SANS Digital Forensics and Incident Response Blog

Stop, Children, What's That Sound?

Making Use of a Super Timeline

I won't go over how to create a Super Timeline since Rob has already covered that as a high level in on the SANS Digital Forensics Blog. What I've been working on recently is how to best make use of the resulting timeline. I have also discovered some interesting artifacts that never occurred to me to consider as part of a timeline.

What I've learned is that creating a Super Timeline is only the beginning of timeline analysis. Because the Super Timeline method captures so many time stamps, it is likely that a Super Timeline will contain too many entries to manually review line by line especially if an examiner creates a timeline for an entire drive image. The challenge is to be able to pin down what portions of that timeline are relevant to the examination at hand.

What I recommend is to use more tactical forensic tools to pull out specific dates and times that can then be viewed in greater detail by using the Super Timeline. A classic forensic examination is one where an examiner is asked to determine whether someone copied information like intellectual property from a computer using methods such as email or a USB device. The Super Timeline is an invaluable tool for this sort of examination, but you have to know where to look on the timeline to get the data of interest. Tools that can help an examiner do this are Digital Detective's Net Analysis and HSTEX, Harlan's Reg Ripper and keyword searching via spreadsheet programs such as Excel.

I like the Net Analysis and HSTEX combo and I've been using both tools for many years. Craig Wilson, author of these tools, was recently awarded a well deserved Forensic 4cast Lifetime Achievement Award. An examiner can take the latest version of HSTEX and use it to extract web browser history from an image. If it's a Windows operating system being examined, the Internet Explorer history will be of great interest because the examiner can load the HSTEX results into Net Analysis and then filter on terms like "file" to show just file access entries or terms like "attach" to find evidence where files might be uploaded or downloaded from something such as web based email. The examiner can then take the date and time information for specific events of interest and refer to the Super Timeline to get a clearer picture of the events that surrounded that point in time.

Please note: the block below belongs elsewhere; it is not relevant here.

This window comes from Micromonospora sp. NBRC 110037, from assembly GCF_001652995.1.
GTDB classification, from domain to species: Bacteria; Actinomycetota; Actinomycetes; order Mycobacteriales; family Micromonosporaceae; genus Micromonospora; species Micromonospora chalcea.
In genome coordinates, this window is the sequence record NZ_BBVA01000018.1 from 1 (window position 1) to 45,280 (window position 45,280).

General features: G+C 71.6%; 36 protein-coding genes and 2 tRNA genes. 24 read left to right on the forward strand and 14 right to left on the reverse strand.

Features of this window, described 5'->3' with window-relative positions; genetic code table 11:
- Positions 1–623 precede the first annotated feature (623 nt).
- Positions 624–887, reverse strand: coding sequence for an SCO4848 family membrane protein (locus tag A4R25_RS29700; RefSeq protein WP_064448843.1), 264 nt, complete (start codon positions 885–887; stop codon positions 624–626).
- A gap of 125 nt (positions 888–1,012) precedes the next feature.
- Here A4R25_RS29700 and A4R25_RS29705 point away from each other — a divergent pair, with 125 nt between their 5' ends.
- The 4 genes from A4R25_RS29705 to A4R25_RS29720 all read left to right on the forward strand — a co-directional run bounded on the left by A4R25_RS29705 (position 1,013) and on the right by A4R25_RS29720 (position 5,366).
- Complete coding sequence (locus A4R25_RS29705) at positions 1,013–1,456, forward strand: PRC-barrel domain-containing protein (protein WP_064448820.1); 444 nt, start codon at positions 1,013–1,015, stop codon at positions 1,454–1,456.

Harlan has been doing some great work in the area of registry forensic research and tool development. Harlan's Reg Ripper tool is one that every examiner should have in their tool box and it's Harlan's tool that provides registry date and time data in the creation of a Super Timeline. For example, using the Reg Ripper tool to determine what types of USB devices have been connected to a system allows the examiner to then search for device specific keywords on the Super Timeline.

Super Timelines are designed to be loaded up into a spreadsheet such as Microsoft Excel. These spreadsheets can also be used to help an examiner zero in on specific events through keyword searching. Keywords such as the word "USB" can be used to help determine when a USB specific event occurred in the timeline.

One of the added bonuses that I've discovered from using Super Timelines is that it's shown me new artifacts to be aware of during an examination. For example, while examining a recent Super Timeline I saw the last accessed times being updated on .wav files for the sounds that are made when a USB device is inserted or removed. It occurs to me that this is a valuable thing to keep in mind when trying to determine what a user did on a particular computer. When a user interacts with an operating system GUI like Windows, certain actions can result in sound files playing and that can result in the last accessed time stamps of those files being updated.

Eric Huber leads the digital investigations team for a large multinational company. You can follow him on Twitter at @ericjhuber. His digital forensic blog is "A Fistful of Dongles" which has its own Twitter account of @AFoDBlog. This post also appears at that blog along with some additional content. This post is part of the author's shameless attempt at earning a SANS Lethal Forensicator RMO which the author disturbingly refers to as his "precious".